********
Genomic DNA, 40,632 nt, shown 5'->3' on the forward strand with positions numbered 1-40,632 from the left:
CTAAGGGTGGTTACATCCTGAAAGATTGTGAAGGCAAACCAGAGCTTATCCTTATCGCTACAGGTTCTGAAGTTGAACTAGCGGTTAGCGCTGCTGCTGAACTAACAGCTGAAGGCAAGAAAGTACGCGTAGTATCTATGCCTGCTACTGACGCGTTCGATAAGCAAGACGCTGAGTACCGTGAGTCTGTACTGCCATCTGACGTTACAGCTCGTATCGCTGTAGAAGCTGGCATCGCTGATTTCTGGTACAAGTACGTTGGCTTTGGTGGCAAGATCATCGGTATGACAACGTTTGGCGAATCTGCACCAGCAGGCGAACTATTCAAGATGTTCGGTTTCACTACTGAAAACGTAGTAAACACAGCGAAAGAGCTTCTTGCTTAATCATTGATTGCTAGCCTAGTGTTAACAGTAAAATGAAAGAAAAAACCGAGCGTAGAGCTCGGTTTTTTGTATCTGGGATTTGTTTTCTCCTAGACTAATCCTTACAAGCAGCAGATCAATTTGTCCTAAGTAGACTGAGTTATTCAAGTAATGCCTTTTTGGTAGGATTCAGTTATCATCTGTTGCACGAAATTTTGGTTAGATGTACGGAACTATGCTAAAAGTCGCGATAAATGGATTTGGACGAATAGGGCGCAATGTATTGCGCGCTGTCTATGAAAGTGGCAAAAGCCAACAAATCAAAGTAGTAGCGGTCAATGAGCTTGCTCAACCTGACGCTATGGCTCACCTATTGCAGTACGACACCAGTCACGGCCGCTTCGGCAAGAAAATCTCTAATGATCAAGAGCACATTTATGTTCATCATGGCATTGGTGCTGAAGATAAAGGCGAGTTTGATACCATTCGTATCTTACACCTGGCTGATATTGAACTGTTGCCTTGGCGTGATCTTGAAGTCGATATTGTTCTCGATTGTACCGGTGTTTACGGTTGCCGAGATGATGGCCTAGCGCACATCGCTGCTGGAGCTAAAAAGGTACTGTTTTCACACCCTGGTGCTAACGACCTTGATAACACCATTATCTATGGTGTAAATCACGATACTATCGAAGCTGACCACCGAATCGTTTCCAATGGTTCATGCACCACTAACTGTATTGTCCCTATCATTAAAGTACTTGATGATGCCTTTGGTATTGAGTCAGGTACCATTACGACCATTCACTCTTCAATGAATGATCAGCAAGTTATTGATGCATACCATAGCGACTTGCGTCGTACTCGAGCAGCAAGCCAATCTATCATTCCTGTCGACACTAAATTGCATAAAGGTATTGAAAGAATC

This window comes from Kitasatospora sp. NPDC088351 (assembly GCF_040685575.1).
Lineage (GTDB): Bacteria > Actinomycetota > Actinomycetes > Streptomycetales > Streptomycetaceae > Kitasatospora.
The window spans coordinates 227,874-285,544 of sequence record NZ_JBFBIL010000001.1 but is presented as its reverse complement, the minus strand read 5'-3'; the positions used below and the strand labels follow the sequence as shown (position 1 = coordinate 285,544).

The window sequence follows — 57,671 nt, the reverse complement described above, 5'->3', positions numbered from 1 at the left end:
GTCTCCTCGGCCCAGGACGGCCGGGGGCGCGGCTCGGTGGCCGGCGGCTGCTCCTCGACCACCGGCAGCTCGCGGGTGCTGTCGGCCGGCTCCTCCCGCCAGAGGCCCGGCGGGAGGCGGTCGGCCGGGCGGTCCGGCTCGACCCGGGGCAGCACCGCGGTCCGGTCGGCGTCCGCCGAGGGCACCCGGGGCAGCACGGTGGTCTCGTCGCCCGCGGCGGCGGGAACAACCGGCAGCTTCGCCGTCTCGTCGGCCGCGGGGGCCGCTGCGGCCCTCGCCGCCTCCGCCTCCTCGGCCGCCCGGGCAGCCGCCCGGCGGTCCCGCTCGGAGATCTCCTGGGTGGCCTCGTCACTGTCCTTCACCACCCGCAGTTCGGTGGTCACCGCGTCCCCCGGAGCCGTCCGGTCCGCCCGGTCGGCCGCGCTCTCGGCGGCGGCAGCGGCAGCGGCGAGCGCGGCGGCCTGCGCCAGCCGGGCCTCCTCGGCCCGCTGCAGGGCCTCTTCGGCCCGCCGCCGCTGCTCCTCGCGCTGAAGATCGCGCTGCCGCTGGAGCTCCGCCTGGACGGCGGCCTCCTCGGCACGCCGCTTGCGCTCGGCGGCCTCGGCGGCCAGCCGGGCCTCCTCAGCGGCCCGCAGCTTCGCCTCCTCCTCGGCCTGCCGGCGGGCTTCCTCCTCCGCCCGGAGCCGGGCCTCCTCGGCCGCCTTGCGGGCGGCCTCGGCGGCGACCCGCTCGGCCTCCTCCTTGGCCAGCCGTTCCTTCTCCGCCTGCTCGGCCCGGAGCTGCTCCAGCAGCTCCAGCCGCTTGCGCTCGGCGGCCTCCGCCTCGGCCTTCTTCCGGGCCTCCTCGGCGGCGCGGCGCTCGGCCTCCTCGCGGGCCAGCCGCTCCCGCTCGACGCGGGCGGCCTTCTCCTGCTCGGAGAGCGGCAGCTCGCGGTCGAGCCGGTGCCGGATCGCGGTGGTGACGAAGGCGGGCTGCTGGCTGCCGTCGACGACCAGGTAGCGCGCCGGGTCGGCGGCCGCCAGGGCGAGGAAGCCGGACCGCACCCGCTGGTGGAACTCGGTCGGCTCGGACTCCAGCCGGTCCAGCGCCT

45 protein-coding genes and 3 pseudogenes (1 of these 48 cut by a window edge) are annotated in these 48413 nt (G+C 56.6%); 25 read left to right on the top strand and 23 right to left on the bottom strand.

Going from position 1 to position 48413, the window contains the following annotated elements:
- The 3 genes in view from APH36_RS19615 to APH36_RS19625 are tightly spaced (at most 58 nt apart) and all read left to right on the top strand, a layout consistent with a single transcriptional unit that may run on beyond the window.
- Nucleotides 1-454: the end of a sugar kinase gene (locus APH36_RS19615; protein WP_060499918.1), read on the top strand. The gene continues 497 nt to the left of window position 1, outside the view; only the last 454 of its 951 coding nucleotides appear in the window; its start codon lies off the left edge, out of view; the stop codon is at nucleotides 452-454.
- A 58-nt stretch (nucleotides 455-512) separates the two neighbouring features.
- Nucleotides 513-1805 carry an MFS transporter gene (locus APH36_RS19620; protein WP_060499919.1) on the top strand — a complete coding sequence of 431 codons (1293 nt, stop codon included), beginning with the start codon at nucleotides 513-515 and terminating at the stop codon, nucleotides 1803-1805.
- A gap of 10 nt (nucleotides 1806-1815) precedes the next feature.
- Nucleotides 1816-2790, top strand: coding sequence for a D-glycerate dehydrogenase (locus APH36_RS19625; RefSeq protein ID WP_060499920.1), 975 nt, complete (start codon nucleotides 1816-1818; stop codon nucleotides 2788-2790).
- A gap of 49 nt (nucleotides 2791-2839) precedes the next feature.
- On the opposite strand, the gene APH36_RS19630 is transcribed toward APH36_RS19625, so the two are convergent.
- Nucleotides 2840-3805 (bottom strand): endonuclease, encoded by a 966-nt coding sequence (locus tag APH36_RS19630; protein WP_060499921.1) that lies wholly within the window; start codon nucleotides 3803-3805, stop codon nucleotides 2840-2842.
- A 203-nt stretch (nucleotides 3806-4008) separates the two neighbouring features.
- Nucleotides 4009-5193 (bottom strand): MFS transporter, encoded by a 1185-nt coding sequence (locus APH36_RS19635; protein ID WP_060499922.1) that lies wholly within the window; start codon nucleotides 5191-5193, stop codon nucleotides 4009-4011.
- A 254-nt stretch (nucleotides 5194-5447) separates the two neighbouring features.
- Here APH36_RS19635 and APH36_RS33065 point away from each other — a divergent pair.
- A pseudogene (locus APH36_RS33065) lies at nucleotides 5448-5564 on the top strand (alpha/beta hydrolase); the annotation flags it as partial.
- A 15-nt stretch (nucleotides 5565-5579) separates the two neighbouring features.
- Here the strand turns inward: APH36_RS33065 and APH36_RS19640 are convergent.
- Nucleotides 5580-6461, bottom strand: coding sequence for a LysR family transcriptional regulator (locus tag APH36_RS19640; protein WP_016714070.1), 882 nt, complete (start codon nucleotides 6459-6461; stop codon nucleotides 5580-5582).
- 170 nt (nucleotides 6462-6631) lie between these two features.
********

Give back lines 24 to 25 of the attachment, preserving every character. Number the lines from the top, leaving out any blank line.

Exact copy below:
- A 15-nt stretch (nucleotides 5565-5579) separates the two neighbouring features.
- Here the strand turns inward: APH36_RS33065 and APH36_RS19640 are convergent.